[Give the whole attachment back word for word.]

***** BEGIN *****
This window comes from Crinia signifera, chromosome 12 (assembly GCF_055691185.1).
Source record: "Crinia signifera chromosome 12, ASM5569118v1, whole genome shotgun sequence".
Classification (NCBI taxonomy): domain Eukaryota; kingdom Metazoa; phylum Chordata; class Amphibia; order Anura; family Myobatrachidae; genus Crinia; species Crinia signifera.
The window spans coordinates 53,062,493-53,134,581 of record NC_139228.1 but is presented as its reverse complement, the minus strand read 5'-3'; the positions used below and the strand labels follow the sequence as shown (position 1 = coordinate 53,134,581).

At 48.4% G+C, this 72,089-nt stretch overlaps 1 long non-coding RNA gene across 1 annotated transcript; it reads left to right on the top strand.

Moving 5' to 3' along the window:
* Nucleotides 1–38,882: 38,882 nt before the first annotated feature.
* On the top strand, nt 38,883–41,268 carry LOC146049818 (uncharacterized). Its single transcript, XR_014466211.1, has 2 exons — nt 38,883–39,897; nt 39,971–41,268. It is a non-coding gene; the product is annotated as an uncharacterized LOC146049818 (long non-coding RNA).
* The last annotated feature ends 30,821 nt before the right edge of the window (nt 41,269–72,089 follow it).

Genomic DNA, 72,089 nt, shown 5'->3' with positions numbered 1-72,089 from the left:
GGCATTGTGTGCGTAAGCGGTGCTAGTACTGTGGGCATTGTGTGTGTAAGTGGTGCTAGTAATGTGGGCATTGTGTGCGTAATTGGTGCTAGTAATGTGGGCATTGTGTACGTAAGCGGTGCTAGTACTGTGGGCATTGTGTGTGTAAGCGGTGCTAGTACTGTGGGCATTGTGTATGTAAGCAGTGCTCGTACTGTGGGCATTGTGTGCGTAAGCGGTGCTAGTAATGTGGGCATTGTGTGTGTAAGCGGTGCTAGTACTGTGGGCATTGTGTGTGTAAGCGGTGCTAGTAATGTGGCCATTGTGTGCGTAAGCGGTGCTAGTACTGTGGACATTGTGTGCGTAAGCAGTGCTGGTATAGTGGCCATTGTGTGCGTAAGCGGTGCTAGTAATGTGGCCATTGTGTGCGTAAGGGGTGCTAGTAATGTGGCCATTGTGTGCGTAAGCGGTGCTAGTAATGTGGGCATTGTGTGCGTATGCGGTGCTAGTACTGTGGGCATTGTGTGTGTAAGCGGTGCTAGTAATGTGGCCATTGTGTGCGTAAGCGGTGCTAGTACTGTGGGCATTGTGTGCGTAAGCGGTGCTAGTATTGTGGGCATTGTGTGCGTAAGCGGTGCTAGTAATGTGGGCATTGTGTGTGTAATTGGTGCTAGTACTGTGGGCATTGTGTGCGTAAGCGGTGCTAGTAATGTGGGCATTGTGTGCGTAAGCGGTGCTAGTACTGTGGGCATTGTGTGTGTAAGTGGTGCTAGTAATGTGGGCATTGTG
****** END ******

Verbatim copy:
This window comes from Crinia signifera, chromosome 12 (assembly GCF_055691185.1).
Source record: "Crinia signifera chromosome 12, ASM5569118v1, whole genome shotgun sequence".
Classification (NCBI taxonomy): domain Eukaryota; kingdom Metazoa; phylum Chordata; class Amphibia; order Anura; family Myobatrachidae; genus Crinia; species Crinia signifera.
The window spans coordinates 53,062,493-53,134,581 of record NC_139228.1 but is presented as its reverse complement, the minus strand read 5'-3'; the positions used below and the strand labels follow the sequence as shown (position 1 = coordinate 53,134,581).

At 48.4% G+C, this 72,089-nt stretch overlaps 1 long non-coding RNA gene across 1 annotated transcript; it reads left to right on the top strand.

Moving 5' to 3' along the window:
* Nucleotides 1–38,882: 38,882 nt before the first annotated feature.
* On the top strand, nt 38,883–41,268 carry LOC146049818 (uncharacterized). Its single transcript, XR_014466211.1, has 2 exons — nt 38,883–39,897; nt 39,971–41,268. It is a non-coding gene; the product is annotated as an uncharacterized LOC146049818 (long non-coding RNA).
* The last annotated feature ends 30,821 nt before the right edge of the window (nt 41,269–72,089 follow it).

Genomic DNA, 72,089 nt, shown 5'->3' with positions numbered 1-72,089 from the left:
GGCATTGTGTGCGTAAGCGGTGCTAGTACTGTGGGCATTGTGTGTGTAAGTGGTGCTAGTAATGTGGGCATTGTGTGCGTAATTGGTGCTAGTAATGTGGGCATTGTGTACGTAAGCGGTGCTAGTACTGTGGGCATTGTGTGTGTAAGCGGTGCTAGTACTGTGGGCATTGTGTATGTAAGCAGTGCTCGTACTGTGGGCATTGTGTGCGTAAGCGGTGCTAGTAATGTGGGCATTGTGTGTGTAAGCGGTGCTAGTACTGTGGGCATTGTGTGTGTAAGCGGTGCTAGTAATGTGGCCATTGTGTGCGTAAGCGGTGCTAGTACTGTGGACATTGTGTGCGTAAGCAGTGCTGGTATAGTGGCCATTGTGTGCGTAAGCGGTGCTAGTAATGTGGCCATTGTGTGCGTAAGGGGTGCTAGTAATGTGGCCATTGTGTGCGTAAGCGGTGCTAGTAATGTGGGCATTGTGTGCGTATGCGGTGCTAGTACTGTGGGCATTGTGTGTGTAAGCGGTGCTAGTAATGTGGCCATTGTGTGCGTAAGCGGTGCTAGTACTGTGGGCATTGTGTGCGTAAGCGGTGCTAGTATTGTGGGCATTGTGTGCGTAAGCGGTGCTAGTAATGTGGGCATTGTGTGTGTAATTGGTGCTAGTACTGTGGGCATTGTGTGCGTAAGCGGTGCTAGTAATGTGGGCATTGTGTGCGTAAGCGGTGCTAGTACTGTGGGCATTGTGTGTGTAAGTGGTGCTAGTAATGTGGGCATTGTG